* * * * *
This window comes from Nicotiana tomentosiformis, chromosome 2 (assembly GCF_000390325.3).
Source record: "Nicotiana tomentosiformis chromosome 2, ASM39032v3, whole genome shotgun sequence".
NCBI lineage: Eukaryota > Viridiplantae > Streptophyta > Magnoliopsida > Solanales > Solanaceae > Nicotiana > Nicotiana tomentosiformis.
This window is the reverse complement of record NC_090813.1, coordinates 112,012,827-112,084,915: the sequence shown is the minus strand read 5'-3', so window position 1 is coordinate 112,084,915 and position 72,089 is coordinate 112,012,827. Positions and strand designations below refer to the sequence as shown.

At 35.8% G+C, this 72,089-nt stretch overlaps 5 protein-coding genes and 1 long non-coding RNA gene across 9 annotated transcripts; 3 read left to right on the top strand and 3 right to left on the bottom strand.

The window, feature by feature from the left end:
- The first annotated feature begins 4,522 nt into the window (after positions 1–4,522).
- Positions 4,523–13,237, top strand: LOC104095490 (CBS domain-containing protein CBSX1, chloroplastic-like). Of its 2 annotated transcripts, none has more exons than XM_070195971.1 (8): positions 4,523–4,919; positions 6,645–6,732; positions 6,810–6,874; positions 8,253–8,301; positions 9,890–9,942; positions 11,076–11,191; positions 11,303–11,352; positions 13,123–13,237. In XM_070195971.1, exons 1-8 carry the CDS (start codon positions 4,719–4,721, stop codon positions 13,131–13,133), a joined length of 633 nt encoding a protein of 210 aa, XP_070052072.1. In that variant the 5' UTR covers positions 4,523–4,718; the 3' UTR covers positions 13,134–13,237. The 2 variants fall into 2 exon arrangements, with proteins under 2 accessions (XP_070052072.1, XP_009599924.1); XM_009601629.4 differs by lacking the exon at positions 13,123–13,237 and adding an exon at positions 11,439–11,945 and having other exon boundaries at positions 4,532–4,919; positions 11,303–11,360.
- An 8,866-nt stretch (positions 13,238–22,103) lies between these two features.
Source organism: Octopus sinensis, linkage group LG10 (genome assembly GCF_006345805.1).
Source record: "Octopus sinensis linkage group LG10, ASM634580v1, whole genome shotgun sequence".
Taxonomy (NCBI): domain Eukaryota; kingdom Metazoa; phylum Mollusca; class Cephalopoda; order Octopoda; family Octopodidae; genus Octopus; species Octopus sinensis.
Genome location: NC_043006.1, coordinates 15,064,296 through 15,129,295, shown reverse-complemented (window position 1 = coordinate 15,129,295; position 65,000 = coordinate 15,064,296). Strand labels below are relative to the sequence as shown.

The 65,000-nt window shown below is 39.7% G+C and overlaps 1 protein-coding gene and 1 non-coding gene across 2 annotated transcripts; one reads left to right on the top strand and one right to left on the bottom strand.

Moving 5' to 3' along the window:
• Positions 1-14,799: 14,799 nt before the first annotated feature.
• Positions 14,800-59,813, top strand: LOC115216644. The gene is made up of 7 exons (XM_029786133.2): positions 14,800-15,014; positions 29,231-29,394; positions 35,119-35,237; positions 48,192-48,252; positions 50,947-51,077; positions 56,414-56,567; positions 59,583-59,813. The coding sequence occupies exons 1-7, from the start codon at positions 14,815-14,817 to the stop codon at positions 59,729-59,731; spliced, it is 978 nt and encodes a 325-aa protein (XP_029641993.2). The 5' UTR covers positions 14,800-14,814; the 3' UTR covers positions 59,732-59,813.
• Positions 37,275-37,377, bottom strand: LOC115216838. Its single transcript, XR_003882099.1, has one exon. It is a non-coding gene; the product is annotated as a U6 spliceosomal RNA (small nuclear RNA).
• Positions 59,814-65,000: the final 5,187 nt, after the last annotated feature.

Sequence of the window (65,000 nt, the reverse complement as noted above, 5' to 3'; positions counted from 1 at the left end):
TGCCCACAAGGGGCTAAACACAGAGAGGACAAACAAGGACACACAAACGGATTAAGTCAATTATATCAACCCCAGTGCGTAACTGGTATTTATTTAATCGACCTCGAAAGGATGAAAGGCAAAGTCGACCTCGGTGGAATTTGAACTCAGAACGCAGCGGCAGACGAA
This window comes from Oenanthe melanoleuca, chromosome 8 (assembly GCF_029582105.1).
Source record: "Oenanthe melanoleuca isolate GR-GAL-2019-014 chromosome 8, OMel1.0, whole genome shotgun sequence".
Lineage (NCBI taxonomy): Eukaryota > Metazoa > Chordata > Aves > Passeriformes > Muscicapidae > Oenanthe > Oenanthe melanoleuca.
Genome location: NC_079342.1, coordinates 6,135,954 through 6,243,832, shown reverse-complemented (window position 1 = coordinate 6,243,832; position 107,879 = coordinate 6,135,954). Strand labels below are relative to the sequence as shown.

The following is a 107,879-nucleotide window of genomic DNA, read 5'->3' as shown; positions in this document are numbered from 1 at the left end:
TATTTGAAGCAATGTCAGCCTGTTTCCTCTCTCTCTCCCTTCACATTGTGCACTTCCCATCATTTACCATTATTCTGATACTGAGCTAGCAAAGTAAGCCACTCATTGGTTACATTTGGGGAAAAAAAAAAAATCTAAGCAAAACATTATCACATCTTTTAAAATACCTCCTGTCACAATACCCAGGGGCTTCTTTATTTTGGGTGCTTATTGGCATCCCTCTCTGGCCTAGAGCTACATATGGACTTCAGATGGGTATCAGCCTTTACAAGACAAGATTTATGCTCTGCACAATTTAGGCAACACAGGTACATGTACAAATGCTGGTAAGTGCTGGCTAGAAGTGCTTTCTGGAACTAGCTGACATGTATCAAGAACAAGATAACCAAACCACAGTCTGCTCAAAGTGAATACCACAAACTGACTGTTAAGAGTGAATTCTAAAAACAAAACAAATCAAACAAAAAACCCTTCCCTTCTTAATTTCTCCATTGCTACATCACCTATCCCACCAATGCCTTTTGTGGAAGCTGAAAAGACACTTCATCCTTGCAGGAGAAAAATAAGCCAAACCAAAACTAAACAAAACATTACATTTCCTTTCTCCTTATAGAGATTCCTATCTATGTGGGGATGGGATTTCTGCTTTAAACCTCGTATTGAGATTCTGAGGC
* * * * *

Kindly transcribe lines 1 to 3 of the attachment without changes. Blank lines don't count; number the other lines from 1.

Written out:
This window comes from Nicotiana tomentosiformis, chromosome 2 (assembly GCF_000390325.3).
Source record: "Nicotiana tomentosiformis chromosome 2, ASM39032v3, whole genome shotgun sequence".
NCBI lineage: Eukaryota > Viridiplantae > Streptophyta > Magnoliopsida > Solanales > Solanaceae > Nicotiana > Nicotiana tomentosiformis.